What Happens If You Don't Floss Your Teeth Every Night, According to Dentists
EXPERTS SAY IT'S IS JUST AS IMPORTANT AS BRUSHING — IF NOT MORE SO.
Most of us brush our teeth at least once every day, but according to a study by the Centers for Disease Control and Prevention (CDC), only one-third of Americans floss daily. You may ditch this extra step due to lack of time, gum sensitivity, or sheer laziness—but believe it or not, dentists say it's just as important as brushing.
"When you're brushing, you're only getting certain surfaces of the tooth," explains Dee Dee Meevasin, DMD, owner of Dee for Dentist. "Flossing gets into those crevices where a brush cannot reach—under the gums and between the teeth—to mechanically remove bacteria."
Needless to say, it's well worth the extra effort to floss every night. And in case you needed any extra motivation to keep up this oral hygiene habit, read on to find out what might happen if you skip the floss.
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You'll be at higher risk of getting cavities.
Flossing daily helps to get rid of plaque between your teeth. When you don't floss every night, that plaque can start to build up, and eventually that can lead to cavities, according to Lior Tamir, DDS, a cosmetic and reconstructive dentist at Bloom Dental Group.
"When plaque between your teeth is not removed, it's broken down by the bacteria in your mouth, creating acid that demineralizes your teeth and creates cavities," Tamir tells Best Life.
Cavities are essentially holes in your teeth, and unfortunately, they won't go away or resolve on their own. They require dental treatment, such as dental fillings—or in more extreme cases, root canals.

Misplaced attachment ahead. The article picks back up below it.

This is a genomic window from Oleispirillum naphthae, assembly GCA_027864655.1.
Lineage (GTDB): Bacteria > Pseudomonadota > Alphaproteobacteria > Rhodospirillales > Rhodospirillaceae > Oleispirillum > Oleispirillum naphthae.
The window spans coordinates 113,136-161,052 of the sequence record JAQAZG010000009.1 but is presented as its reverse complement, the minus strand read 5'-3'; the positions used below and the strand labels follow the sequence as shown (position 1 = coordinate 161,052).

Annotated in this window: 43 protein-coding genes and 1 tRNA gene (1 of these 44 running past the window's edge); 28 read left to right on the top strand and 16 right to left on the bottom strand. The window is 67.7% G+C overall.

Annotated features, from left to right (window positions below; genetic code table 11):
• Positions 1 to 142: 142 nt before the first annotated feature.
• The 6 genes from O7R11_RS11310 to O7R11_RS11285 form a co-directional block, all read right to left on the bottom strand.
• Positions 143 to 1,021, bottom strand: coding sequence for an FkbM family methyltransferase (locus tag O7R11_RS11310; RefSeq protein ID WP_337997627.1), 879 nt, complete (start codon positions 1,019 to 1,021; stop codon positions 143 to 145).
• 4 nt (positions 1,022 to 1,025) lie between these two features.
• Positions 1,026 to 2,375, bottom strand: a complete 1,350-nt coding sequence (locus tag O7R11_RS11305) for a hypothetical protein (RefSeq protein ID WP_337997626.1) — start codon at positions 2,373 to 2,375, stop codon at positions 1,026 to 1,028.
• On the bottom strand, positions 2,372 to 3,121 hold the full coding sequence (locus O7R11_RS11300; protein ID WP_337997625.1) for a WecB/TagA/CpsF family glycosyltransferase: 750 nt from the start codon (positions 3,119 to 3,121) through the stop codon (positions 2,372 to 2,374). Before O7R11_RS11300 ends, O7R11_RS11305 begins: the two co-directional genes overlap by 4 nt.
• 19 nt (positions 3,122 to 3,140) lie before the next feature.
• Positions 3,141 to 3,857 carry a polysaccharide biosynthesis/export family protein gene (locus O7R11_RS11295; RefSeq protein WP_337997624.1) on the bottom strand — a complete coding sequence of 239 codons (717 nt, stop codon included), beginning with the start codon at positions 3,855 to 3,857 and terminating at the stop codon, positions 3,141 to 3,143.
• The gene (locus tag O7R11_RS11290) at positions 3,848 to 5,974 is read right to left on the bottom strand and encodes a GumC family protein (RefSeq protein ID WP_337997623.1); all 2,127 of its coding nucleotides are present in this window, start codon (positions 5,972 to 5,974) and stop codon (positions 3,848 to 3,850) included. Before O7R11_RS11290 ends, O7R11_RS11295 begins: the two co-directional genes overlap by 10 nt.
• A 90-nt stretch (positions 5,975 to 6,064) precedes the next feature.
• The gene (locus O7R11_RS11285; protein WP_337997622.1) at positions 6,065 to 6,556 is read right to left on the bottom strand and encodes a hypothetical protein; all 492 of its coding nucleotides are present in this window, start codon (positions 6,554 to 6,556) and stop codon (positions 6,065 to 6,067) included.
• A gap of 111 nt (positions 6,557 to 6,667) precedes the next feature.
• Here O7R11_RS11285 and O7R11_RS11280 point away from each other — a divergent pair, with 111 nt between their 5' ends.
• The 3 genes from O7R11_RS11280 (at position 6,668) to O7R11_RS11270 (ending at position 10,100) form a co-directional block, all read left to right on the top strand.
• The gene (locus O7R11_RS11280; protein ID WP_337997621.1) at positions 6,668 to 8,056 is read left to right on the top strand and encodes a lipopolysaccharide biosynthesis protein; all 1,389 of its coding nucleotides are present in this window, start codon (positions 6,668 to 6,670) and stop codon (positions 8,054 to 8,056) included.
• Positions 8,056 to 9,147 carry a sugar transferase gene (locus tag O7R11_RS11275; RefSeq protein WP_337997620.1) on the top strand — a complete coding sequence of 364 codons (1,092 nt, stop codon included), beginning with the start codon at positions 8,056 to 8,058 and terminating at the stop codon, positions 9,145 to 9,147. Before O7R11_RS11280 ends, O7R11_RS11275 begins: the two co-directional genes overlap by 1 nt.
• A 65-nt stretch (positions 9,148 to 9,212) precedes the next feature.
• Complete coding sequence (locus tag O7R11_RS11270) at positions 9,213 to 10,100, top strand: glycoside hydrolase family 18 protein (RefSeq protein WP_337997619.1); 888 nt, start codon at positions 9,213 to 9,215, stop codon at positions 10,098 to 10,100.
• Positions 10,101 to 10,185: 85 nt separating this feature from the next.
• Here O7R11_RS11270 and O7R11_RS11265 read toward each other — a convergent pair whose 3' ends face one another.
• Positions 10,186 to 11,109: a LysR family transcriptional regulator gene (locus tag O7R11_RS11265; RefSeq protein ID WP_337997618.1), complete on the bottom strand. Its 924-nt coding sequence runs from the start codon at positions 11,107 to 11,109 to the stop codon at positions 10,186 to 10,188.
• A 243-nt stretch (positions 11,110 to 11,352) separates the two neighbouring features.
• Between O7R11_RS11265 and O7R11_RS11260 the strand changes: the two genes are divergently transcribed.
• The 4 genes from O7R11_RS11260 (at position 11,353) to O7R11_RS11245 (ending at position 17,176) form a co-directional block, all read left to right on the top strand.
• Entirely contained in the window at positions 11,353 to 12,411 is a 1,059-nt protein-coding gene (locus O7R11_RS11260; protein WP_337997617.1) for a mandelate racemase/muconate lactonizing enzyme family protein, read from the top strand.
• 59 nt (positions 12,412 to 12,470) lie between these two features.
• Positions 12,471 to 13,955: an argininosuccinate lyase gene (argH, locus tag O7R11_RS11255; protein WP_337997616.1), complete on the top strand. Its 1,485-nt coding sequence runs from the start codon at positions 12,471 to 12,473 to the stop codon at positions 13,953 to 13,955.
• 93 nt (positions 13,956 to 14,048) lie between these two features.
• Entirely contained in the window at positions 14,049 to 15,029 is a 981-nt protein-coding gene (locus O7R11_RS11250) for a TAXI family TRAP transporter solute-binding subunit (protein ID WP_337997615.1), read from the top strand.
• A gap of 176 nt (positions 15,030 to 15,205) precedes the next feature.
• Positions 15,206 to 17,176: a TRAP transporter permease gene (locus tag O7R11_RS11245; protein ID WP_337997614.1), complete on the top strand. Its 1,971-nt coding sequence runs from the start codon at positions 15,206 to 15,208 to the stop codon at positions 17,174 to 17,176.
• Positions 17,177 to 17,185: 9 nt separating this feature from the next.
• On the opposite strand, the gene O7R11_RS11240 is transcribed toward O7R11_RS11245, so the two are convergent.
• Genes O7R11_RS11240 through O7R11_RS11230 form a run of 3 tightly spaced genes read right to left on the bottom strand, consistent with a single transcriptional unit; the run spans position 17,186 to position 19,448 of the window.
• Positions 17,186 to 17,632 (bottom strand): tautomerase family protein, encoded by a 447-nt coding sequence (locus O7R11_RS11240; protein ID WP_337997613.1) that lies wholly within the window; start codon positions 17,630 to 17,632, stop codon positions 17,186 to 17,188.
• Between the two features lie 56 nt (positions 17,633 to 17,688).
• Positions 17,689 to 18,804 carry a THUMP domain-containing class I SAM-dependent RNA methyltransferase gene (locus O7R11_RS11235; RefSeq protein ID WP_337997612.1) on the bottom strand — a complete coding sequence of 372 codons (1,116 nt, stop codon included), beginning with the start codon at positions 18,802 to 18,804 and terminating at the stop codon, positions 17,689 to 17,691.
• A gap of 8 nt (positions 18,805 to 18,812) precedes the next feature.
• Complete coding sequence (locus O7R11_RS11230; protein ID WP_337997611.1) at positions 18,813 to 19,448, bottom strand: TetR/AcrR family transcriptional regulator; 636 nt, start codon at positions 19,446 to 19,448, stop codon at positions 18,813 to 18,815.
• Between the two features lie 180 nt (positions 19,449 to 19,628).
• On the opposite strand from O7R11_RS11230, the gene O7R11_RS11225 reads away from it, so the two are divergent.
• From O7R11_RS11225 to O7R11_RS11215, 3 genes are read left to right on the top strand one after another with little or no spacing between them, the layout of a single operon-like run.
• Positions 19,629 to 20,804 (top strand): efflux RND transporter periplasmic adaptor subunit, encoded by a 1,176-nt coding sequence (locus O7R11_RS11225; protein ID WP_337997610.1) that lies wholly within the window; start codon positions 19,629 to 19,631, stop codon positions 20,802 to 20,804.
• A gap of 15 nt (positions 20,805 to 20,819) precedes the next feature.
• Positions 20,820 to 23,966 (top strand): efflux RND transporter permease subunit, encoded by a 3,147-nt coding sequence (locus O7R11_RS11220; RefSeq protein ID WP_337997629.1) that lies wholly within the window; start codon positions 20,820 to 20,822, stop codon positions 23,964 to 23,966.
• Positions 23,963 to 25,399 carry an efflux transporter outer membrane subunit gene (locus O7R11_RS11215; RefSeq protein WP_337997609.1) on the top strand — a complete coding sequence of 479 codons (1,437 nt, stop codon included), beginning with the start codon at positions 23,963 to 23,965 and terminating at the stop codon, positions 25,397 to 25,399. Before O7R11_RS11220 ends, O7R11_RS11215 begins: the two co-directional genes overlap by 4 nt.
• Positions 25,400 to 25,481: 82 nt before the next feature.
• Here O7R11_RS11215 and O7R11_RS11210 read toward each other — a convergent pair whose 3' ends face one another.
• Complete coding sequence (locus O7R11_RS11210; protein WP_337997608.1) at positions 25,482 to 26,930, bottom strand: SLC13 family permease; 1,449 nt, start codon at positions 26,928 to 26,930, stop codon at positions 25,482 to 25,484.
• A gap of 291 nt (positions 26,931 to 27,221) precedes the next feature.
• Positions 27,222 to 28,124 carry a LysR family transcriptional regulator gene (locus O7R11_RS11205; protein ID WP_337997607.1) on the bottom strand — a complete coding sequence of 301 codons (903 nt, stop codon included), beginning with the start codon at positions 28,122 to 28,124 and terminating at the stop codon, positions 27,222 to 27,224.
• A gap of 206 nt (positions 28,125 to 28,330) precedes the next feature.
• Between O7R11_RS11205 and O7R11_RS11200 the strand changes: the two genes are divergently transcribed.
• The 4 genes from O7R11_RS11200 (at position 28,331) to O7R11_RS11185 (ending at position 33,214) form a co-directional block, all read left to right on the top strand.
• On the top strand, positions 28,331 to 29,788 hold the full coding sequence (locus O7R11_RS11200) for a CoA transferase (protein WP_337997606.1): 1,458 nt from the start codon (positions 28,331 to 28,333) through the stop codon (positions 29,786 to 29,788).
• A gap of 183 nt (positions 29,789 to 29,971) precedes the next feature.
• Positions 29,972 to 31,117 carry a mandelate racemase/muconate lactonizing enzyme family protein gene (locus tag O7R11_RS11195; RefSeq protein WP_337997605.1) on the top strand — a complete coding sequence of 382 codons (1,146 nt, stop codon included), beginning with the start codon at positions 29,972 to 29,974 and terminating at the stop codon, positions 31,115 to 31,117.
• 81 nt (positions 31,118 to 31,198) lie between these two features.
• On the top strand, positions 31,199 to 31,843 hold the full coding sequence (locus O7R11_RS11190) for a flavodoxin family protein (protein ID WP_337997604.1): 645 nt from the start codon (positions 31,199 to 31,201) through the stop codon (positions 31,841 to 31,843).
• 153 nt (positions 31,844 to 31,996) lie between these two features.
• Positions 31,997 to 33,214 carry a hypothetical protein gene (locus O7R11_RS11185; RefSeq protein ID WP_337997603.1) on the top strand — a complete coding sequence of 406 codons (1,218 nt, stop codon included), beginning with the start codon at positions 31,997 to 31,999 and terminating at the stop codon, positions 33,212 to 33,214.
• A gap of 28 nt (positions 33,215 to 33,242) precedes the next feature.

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You may have bad breath.
No matter how long you brush, how much toothpaste you use, or how many mints you chew, neglecting to floss can wreak havoc on your breath, says Jennifer Silver, DDS, a dentist at Macleod Trail Dental.
Flossing helps ward off bad breath in multiple ways. Firstly, it lifts away stuck food particles and bacteria from between your teeth. Secondly, it prevents the buildup of plaque, which is one of the most common causes of bad breath.
You'll be more prone to gum disease.
According to Ann Yasso, DMD, a dentist at Risas Dental and Braces, neglecting to floss nightly can cause plaque to solidify, eventually leading to gingivitis (gum disease). In some cases, gingivitis can turn into a serious gum infection called periodontitis. With periodontitis, you may experience bone loss. Eventually, your teeth can become loose or even fall out.
"Periodontal disease is also related to a bunch of other health issues such as diabetes and heart disease," Meevasin adds.
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You might notice some tooth sensitivity.
Is there anything worse than those pangs of tooth sensitivity after sipping some hot tea or taking a bite of cold ice cream? If you're looking to avoid this pesky issue, dentists say flossing is a must. Here's why.
Both gum disease and plaque buildup can cause tooth sensitivity. When you don't floss nightly, you're more prone to both of these issues, says Shawn Van de Vyver, DDS, a dentist at Smiles in Shelby.
Your gums might bleed.
If you've ever spotted blood in your sink after spitting out some toothpaste and wondered what was going on, consider this: Your lack of flossing might be the culprit by allowing plaque to build up.
"When plaque progresses below the gumline, it can irritate the tissue, resulting in gum bleeding, redness, tenderness, and swelling," explains Daniel Weinstein, DDS, an associate chief dental officer at ProHEALTH Dental. "If you ignore this, you could be on the path to developing gingivitis, gum pockets, and eventually, gum disease," he warns.